Designation under the above-referenced authorities also implicates other sanctions laws that penalize persons and countries engaging in certain trade with state sponsors. Currently there are five countries designated under these authorities: Cuba, Iran, North Korea, Sudan and Syria.

Sudan harbors members of the Baghdad-based Abu Nidal Organization, Egyptian Islamic Jihad, the Palestinian groups Hamas and Palestinian Islamic Jihad, the Lebanese group Hezbollah, and others. These terrorists do not carry out attacks within Sudan but plan and support terrorism elsewhere. Hamas and Hezbollah have reportedly maintained training camps in Sudan. The National Islamic Front, the strict Islamist party that governs much of Sudan, does not consider any of these groups terrorist organizations.

Cochise
06-13-2007, 11:32 AM
Nice try patteeu. We have been down this road before. Sudan houses terrorists in their country and have for years. They gave the US a couple of terrorists to get us off their back in 2005 but they are back on the list.

Didn't you see the Al Gore clip earlier in the thread? We knew in 1991 that Iraq was training terrorists, using chemical weapons on civilians, and seeking nuclear weapons.

dirk digler
06-13-2007, 11:44 AM
Didn't you see the Al Gore clip earlier in the thread? We knew in 1991 that Iraq was training terrorists, using chemical weapons on civilians, and seeking nuclear weapons.

In this thread? I don't see it unless I am totally blind. If you are talking about the video posted in a different thread no I haven't seen it.

Anyway I am not basing going into Darfur to stop the terrorists this is a humanitarian mission to stop hundred of thousands of innocent lives from being taken from this world.

Should the Sudanese government be taken out sure it should but priority number 1 should be to stop the killing.

Cochise
06-13-2007, 11:51 AM
In this thread? I don't see it unless I am totally blind. If you are talking about the video posted in a different thread no I haven't seen it.

Anyway I am not basing going into Darfur to stop the terrorists this is a humanitarian mission to stop hundred of thousands of innocent lives from being taken from this world.

Should the Sudanese government be taken out sure it should but priority number 1 should be to stop the killing.

What about the mass graves in Iraq link that I posted? Did you see that one? How many people did Saddam kill during his regime?

dirk digler
06-13-2007, 11:59 AM
What about the mass graves in Iraq link that I posted? Did you see that one? How many people did Saddam kill during his regime?

Yes I saw that one. Saddam was accused of killing 250000 or 500000 or even a million of his own people over 35 years. Though there is really no proof that he killed that many and I am in no way diminishing those killed.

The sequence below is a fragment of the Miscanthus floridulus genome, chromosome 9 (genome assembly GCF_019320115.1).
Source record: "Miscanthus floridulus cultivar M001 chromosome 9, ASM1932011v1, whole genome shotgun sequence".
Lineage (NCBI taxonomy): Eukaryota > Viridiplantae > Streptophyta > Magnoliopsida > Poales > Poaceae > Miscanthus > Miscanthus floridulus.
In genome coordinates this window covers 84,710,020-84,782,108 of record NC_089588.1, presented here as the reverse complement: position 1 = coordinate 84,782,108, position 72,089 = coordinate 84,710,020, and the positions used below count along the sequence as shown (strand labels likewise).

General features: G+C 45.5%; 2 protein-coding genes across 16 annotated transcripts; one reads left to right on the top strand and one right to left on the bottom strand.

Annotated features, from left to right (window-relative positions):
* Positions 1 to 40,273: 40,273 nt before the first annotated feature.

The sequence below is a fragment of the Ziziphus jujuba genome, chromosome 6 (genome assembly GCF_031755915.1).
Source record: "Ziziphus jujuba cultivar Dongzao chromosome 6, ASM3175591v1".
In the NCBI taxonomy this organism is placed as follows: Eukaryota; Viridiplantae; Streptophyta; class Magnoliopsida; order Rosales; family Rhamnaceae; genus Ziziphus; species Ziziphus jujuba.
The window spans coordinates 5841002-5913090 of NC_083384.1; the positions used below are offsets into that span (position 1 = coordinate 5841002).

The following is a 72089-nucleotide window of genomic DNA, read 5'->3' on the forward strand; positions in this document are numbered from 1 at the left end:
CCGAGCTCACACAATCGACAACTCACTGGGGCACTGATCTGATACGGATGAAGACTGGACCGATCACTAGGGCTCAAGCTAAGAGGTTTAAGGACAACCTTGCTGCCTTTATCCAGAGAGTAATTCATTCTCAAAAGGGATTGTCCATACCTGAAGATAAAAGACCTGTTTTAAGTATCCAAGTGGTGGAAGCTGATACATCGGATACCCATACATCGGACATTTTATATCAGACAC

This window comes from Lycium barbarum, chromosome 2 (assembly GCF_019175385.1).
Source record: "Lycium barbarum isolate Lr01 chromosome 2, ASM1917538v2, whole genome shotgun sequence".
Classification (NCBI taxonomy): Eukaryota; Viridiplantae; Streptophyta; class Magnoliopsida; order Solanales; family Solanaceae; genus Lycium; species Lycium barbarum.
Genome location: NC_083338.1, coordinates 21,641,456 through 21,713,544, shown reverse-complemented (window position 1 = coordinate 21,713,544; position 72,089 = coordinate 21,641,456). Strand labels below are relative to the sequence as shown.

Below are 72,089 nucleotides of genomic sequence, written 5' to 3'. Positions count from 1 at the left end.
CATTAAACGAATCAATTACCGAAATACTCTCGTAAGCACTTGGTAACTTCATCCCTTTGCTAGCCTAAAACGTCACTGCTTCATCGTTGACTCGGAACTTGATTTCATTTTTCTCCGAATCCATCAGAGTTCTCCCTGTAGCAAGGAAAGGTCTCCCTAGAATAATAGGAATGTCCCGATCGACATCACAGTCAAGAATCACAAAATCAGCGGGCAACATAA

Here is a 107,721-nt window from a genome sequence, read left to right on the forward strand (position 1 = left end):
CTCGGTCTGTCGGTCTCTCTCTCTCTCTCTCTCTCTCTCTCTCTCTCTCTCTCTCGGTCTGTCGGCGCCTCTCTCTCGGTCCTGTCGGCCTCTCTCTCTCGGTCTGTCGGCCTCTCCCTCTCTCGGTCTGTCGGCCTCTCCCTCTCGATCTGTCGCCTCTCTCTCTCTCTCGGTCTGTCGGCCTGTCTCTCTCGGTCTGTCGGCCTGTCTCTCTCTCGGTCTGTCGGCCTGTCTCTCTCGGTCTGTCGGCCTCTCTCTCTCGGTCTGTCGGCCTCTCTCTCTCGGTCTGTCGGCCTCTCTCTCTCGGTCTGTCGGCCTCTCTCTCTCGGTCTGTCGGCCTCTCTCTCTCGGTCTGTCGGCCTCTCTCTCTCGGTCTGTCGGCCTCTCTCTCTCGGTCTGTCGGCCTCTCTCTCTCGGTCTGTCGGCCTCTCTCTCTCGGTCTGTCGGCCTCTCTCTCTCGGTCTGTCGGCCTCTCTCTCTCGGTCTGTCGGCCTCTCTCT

If the reason to go to war with Iraq was purely humanitarian then I might have felt differently about it but it wasn't the #1,2 or 3 reason why. It was down towards the bottom of the list.

Contrast that with Sudan 1983-2007. Arab/Muslims killed over 2,000,000 Africans.

Cochise
06-13-2007, 12:19 PM
Yes I saw that one. Saddam was accused of killing 250000 or 500000 or even a million of his own people over 35 years. Though there is really no proof that he killed that many and I am in no way diminishing those killed.

If the reason to go to war with Iraq was purely humanitarian then I might have felt differently about it but it wasn't the #1,2 or 3 reason why. It was down towards the bottom of the list.

Contrast that with Sudan 1983-2007. Arab/Muslims killed over 2,000,000 Africans.

The reasons were manifold, among them that his regime was seeking WMD, as almost every politician of the late 90s corroborated, that his regime was brutal, oppressive and belligerent, that it was in non-compliance with the Gulf War 1 ceasefire... you can name plenty of reasons. You can just look at the one the media trumpets if you want, but for anyone who was listening, there were several.

And, if I understand the situation correctly in Sudan, it's not a case of arab/muslims killing africans, my understanding was that both sides in the conflict were Muslims and the people suffering in the region are too.

dirk digler
06-13-2007, 12:40 PM
The reasons were manifold, among them that his regime was seeking WMD, as almost every politician of the late 90s corroborated, that his regime was brutal, oppressive and belligerent, that it was in non-compliance with the Gulf War 1 ceasefire... you can name plenty of reasons. You can just look at the one the media trumpets if you want, but for anyone who was listening, there were several.

And, if I understand the situation correctly in Sudan, it's not a case of arab/muslims killing africans, my understanding was that both sides in the conflict were Muslims and the people suffering in the region are too.

I agree there was many reasons to attack Iraq and Saddam was a brutal dictator who killed and gassed his only people.

Have you read up on Kim Jong Il? He is a million times worse than Saddam he is almost Hitler like with his people and has killed or starved at least a million of his people. Plus he actually has nuclear weapons and he has the most motive to give those to terrorists. Why don't we attack NK?

As far as Darfur is concerned it is Arabs killing Africans.